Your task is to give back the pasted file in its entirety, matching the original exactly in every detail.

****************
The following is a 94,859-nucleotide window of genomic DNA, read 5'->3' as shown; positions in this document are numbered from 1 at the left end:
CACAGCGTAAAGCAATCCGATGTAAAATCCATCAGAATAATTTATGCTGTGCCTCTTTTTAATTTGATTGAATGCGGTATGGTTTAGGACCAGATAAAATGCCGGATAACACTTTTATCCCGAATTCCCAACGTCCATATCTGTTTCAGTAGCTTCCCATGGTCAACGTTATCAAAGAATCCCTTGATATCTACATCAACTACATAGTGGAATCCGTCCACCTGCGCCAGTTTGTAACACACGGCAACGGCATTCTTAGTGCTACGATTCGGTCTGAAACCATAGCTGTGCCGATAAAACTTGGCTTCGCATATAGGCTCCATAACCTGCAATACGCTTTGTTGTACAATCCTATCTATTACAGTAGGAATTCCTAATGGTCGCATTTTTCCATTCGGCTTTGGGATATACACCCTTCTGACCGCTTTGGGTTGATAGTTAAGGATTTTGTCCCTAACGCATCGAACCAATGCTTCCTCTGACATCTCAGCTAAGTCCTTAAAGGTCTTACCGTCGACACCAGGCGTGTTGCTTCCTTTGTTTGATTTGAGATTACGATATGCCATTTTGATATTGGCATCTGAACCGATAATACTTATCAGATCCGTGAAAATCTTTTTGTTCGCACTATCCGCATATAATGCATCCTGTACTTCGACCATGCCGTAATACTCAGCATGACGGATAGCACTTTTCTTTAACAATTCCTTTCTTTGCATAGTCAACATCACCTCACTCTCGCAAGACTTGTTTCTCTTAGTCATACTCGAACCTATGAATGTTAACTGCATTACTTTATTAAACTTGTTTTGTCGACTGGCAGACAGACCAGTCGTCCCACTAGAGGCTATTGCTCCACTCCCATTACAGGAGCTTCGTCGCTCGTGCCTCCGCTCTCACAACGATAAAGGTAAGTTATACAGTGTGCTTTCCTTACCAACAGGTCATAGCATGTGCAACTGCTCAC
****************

The following is a 94,859-nucleotide window of genomic DNA, read 5'->3' as shown; positions in this document are numbered from 1 at the left end:
CACAGCGTAAAGCAATCCGATGTAAAATCCATCAGAATAATTTATGCTGTGCCTCTTTTTAATTTGATTGAATGCGGTATGGTTTAGGACCAGATAAAATGCCGGATAACACTTTTATCCCGAATTCCCAACGTCCATATCTGTTTCAGTAGCTTCCCATGGTCAACGTTATCAAAGAATCCCTTGATATCTACATCAACTACATAGTGGAATCCGTCCACCTGCGCCAGTTTGTAACACACGGCAACGGCATTCTTAGTGCTACGATTCGGTCTGAAACCATAGCTGTGCCGATAAAACTTGGCTTCGCATATAGGCTCCATAACCTGCAATACGCTTTGTTGTACAATCCTATCTATTACAGTAGGAATTCCTAATGGTCGCATTTTTCCATTCGGCTTTGGGATATACACCCTTCTGACCGCTTTGGGTTGATAGTTAAGGATTTTGTCCCTAACGCATCGAACCAATGCTTCCTCTGACATCTCAGCTAAGTCCTTAAAGGTCTTACCGTCGACACCAGGCGTGTTGCTTCCTTTGTTTGATTTGAGATTACGATATGCCATTTTGATATTGGCATCTGAACCGATAATACTTATCAGATCCGTGAAAATCTTTTTGTTCGCACTATCCGCATATAATGCATCCTGTACTTCGACCATGCCGTAATACTCAGCATGACGGATAGCACTTTTCTTTAACAATTCCTTTCTTTGCATAGTCAACATCACCTCACTCTCGCAAGACTTGTTTCTCTTAGTCATACTCGAACCTATGAATGTTAACTGCATTACTTTATTAAACTTGTTTTGTCGACTGGCAGACAGACCAGTCGTCCCACTAGAGGCTATTGCTCCACTCCCATTACAGGAGCTTCGTCGCTCGTGCCTCCGCTCTCACAACGATAAAGGTAAGTTATACAGTGTGCTTTCCTTACCAACAGGTCATAGCATGTGCAACTGCTCAC